Naomi oreskes why we should believe in science

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naomi oreskes why we should believe in science

Why Trust Science? by Naomi Oreskes

Why the social character of scientific knowledge makes it trustworthy

Do doctors really know what they are talking about when they tell us vaccines are safe? Should we take climate experts at their word when they warn us about the perils of global warming? Why should we trust science when our own politicians dont? In this landmark book, Naomi Oreskes offers a bold and compelling defense of science, revealing why the social character of scientific knowledge is its greatest strength--and the greatest reason we can trust it.

Tracing the history and philosophy of science from the late nineteenth century to today, Oreskes explains that, contrary to popular belief, there is no single scientific method. Rather, the trustworthiness of scientific claims derives from the social process by which they are rigorously vetted. This process is not perfect--nothing ever is when humans are involved--but she draws vital lessons from cases where scientists got it wrong. Oreskes shows how consensus is a crucial indicator of when a scientific matter has been settled, and when the knowledge produced is likely to be trustworthy.

Based on the Tanner Lectures on Human Values at Princeton University, this timely and provocative book features critical responses by climate experts Ottmar Edenhofer and Martin Kowarsch, political scientist Jon Krosnick, philosopher of science Marc Lange, and science historian Susan Lindee, as well as a foreword by political theorist Stephen Macedo.
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Published 19.12.2018

Why are climate scientists so conservative? - Naomi Oreskes, UC San Diego - Schneider Symposium 2011

We as a people have to answer questions that rely on the scientific method — about global warming, evolution, and the effectiveness of vaccines. So how do we trust scientists? A law is true in the general case — in all times and places, and cannot be broken.
Naomi Oreskes

The Difference Between Trusting Science, and Trusting Scientists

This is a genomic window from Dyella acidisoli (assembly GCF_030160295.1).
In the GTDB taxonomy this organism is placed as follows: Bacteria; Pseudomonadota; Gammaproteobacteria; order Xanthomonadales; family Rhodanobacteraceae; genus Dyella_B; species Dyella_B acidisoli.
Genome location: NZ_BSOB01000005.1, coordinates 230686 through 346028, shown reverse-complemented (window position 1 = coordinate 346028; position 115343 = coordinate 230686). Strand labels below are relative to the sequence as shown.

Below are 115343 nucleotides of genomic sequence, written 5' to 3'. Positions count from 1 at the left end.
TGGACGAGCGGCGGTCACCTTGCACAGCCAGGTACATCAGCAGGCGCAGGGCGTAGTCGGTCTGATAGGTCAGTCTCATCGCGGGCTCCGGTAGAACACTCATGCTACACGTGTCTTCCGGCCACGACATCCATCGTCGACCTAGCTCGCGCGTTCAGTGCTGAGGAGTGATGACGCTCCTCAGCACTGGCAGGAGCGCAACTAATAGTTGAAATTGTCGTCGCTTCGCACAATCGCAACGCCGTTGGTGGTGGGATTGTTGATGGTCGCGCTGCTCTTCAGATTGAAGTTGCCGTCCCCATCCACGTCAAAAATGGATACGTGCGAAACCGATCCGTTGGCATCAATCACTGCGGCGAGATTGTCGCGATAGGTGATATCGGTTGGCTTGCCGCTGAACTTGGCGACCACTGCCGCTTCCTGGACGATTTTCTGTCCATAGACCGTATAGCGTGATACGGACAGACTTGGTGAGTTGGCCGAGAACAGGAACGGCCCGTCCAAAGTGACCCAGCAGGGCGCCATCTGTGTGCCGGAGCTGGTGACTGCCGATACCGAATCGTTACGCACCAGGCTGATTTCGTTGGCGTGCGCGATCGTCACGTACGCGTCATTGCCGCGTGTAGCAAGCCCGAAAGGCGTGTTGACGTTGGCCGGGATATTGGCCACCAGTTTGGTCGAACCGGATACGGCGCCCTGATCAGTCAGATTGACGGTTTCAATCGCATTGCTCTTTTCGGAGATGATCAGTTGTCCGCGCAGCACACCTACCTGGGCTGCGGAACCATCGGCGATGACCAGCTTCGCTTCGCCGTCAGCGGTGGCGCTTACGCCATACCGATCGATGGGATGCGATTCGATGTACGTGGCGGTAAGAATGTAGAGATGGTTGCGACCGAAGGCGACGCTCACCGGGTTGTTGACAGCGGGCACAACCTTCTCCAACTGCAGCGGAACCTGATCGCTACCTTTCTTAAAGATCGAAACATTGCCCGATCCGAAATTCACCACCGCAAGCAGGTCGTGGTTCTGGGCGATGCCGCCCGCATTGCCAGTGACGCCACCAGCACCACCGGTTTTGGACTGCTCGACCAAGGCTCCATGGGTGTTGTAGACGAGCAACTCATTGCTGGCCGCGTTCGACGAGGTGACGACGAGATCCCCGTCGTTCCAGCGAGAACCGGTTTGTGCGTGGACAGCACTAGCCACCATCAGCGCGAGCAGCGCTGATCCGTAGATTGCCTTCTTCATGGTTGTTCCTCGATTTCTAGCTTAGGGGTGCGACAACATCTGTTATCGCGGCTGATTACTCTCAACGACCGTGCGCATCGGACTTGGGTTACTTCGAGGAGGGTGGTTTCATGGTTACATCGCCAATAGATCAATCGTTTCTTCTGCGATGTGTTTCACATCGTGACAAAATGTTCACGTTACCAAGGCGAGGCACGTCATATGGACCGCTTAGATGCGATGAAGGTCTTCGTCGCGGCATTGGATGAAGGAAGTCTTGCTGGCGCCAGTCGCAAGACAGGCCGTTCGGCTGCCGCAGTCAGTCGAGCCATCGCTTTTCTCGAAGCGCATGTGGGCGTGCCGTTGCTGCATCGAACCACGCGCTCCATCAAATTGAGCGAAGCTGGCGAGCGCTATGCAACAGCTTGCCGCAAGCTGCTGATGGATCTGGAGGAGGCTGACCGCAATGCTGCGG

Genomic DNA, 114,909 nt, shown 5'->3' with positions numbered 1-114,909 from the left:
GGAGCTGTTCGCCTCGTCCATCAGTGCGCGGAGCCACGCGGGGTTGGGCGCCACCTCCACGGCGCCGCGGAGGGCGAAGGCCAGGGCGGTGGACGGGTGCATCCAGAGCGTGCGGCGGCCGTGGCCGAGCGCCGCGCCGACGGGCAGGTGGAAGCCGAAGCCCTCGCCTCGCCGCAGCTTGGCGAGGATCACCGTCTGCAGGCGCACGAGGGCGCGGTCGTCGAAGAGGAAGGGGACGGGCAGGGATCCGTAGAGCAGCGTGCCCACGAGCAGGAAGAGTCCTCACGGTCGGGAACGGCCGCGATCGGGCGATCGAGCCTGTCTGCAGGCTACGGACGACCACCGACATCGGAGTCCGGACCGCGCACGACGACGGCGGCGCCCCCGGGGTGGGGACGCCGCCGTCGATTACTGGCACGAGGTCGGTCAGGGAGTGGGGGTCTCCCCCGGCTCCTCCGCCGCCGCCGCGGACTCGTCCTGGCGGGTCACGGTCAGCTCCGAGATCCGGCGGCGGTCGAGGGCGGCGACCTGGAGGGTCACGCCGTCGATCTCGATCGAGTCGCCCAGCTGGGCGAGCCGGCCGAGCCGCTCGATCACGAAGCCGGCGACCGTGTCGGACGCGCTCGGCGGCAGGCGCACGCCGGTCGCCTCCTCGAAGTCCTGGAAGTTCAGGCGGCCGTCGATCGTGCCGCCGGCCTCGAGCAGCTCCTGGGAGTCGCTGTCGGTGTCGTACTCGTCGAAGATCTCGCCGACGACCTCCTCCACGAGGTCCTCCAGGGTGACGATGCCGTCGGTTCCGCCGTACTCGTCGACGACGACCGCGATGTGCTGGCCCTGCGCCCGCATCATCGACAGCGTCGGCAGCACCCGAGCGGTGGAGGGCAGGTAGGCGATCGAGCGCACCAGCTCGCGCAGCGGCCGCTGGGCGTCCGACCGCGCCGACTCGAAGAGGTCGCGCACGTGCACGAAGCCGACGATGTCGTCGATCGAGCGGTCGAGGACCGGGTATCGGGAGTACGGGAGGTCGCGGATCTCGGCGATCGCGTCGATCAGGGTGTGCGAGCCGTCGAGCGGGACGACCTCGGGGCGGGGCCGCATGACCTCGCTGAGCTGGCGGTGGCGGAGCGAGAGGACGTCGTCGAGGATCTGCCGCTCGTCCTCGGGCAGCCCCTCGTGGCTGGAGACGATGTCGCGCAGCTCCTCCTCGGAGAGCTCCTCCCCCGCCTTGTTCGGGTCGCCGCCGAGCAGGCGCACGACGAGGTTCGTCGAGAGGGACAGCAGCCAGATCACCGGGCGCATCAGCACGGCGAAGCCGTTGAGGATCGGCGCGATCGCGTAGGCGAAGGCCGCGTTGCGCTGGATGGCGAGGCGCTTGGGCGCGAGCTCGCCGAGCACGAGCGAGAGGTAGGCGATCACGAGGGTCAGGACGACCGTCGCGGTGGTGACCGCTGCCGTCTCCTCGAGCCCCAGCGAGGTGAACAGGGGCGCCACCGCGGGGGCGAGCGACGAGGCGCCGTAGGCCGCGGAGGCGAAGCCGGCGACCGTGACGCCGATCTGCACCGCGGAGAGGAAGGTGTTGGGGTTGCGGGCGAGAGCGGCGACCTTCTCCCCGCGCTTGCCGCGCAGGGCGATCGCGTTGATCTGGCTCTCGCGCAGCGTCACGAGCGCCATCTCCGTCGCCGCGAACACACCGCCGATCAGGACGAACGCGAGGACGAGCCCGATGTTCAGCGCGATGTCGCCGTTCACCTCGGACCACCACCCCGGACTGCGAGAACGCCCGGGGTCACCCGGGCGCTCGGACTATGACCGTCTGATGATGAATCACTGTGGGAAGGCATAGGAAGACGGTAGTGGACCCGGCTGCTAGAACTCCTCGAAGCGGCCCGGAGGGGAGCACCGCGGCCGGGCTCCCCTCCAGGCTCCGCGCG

Listen Listening Naomi Oreskes. While we expect politicians to disagree on how best to address the issues we face, it now seems that science, itself, has become a wedge issue. Naomi Oreskes, a science historian at Harvard University and co-author of Merchants of Doubt , says the current skepticism and hostility toward science marks a significant departure from attitudes that were prevalent forty or fifty years ago, during the Cold War and Space Race, when many in the political and corporate sectors saw science as the answer to our problems. Oreskes doesn't see that change as a positive one. She says it's important for everyone to be informed and think critically, but also argues that - at some point - we need to trust the expertise of the scientific community "with a certain degree of healthy skepticism, but not corrosive skepticism, not stupid skepticism, not rejectionism.

We humans are a curious lot. We are always trying to figure out how things work. Eventually, we developed the scientific method to test out our ideas. But, how do we know what we know is true? Can we practice curiosity with a spirit of inquiry? Where is the boundary between healthy skepticism and trust when it comes to facts?

Why the social character of scientific knowledge makes it trustworthy Do doctors really know what they are talking about when they tell us vaccines are safe? Should we take climate experts at their word when they warn us about the perils of global warming? Why should we trust science when our own politicians don't? In this landmark book, Naomi Oreskes offers a bold and compelling defense of science, revealing why the social character of scientific knowledge is its greatest strength—and the greatest reason we can trust it. Tracing the history and philosophy of science from the late nineteenth century to today, Oreskes explains that, contrary to popular belief, there is no single scientific method. Rather, the trustworthiness of scientific claims derives from the social process by which they are rigorously vetted.

Many of the world's biggest problems require asking questions of scientists -- but why should we believe what they say? Historian of science.
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More about this book

Naomi Oreskes born November 25, [1] is an American historian of science. In , Oreskes co-authored Merchants of Doubt which identified some parallels between the climate change debate and earlier public controversies. Forest Service ranger. She is the author of or has contributed to a number of essays and technical reports in economic geology and history of science [10] in addition to several books. Oreskes' academic career started in geology, then broadened into history and philosophy of science. Her work was concerned with scientific methods, model validation, consensus, dissent, as in 2 books on the often-misunderstood history of continental drift and plate tectonics. She later focused on climate change science and studied the doubt-creation industry opposing it.

Every day we face issues like climate change or the safety of vaccines where we have to answer questions whose answers rely heavily on scientific information. Scientists tell us that the world is warming. Scientists tell us that vaccines are safe. But how do we know if they are right? Why should be believe the science? The fact is, many of us actually don't believe the science. Public opinion polls consistently show that significant proportions of the American people don't believe the climate is warming due to human activities, don't think that there is evolution by natural selection, and aren't persuaded by the safety of vaccines.

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